Solving the Fiduciary Puzzle: The Bona Fide and Proper Purposes Duties of Company Directors
41 Australian Business Law Review 127 (2013)
Posted: 21 Jul 2013
Date Written: July 19, 2013
The recent finding by three judges of the Western Australian Supreme Court of Appeal in Westpac Banking Corporation v. The Bell Group Ltd. (in liq)(No3) (2012) 89 ASCR 1 (‘Bell Appeal’) that the duties of directors to act bona fide in the interests of the company and for proper purposes are fiduciary duties is significant. There has been substantial doubt as to whether these duties can continue to be classified as fiduciary, despite a long history of being so characterised. Indeed Bell Appeal exemplifies a distinct clash between prevalent equity theory and corporate law jurisprudence as concerns fiduciary duties. Bell Appeal is not the final word on the characterisation of these duties given that an appeal will be heard by the High Court. Moreover, aspects of the judgment run counter to statements of the High Court in the seminal case of Breen v. Williams (1996) 186 CLR 71. A reconciliation of the fiduciary nature of these duties with the High Court’s statements is therefore necessary. This article undertakes such reconciliation. It demonstrates the appropriateness of classifying these duties as fiduciary and shows that there is in fact no great clash.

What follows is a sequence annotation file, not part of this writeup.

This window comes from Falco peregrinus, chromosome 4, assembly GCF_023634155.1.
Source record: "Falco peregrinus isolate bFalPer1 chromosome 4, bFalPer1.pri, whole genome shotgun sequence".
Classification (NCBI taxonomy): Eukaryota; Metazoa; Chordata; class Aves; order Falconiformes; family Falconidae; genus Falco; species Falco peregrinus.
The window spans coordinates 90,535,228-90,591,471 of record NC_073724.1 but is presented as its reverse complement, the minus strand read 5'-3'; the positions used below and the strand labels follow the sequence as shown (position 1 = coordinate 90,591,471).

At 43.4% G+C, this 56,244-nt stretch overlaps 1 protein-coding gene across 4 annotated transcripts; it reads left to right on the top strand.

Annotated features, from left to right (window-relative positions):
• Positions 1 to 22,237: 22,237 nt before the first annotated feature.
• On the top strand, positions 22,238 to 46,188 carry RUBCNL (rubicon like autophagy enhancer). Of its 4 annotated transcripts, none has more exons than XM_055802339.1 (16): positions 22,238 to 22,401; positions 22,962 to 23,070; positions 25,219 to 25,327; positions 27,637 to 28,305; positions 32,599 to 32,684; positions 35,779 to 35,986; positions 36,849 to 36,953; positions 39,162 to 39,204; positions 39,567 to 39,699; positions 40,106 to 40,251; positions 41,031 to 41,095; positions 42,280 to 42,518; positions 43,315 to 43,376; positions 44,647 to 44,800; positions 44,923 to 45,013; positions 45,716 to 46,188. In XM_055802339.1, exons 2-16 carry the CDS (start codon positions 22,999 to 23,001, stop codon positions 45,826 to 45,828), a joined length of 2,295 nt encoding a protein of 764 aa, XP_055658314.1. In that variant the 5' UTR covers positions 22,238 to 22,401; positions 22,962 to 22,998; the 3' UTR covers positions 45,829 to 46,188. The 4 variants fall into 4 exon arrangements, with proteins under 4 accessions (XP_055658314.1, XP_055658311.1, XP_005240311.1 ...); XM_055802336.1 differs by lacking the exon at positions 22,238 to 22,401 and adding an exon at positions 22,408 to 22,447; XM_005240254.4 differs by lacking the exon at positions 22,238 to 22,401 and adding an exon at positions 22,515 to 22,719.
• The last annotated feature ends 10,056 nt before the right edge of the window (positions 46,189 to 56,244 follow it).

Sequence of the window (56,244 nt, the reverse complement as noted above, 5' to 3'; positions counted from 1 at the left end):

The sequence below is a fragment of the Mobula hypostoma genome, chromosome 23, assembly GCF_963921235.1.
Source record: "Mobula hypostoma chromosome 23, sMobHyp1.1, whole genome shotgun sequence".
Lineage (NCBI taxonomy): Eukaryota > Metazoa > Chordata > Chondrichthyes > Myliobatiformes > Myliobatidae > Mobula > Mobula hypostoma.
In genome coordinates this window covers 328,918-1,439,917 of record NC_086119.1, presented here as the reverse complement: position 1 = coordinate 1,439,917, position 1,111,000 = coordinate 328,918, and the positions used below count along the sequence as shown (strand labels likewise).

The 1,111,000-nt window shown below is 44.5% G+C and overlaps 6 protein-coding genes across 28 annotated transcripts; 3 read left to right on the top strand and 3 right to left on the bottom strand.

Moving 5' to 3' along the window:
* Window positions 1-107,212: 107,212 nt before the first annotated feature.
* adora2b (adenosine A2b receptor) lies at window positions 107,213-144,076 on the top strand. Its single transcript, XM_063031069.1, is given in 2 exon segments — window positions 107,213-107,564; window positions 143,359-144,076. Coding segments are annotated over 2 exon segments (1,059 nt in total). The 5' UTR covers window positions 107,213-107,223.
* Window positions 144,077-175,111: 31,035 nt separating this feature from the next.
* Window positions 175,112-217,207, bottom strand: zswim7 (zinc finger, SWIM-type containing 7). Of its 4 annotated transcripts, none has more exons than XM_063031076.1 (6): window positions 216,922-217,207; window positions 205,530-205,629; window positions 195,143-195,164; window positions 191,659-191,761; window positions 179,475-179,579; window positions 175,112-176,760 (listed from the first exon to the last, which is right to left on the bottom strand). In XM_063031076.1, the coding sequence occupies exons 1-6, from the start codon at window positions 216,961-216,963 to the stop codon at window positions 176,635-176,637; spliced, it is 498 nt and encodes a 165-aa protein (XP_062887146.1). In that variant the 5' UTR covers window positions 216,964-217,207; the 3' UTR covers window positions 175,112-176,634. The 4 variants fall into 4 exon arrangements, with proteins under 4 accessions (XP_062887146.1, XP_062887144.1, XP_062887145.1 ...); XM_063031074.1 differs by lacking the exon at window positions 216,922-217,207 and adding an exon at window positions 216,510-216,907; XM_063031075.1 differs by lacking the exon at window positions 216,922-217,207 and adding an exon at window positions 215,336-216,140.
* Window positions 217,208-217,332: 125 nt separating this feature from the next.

Keywords: fiduciary duties, directors' duties, Barnes v. Addy
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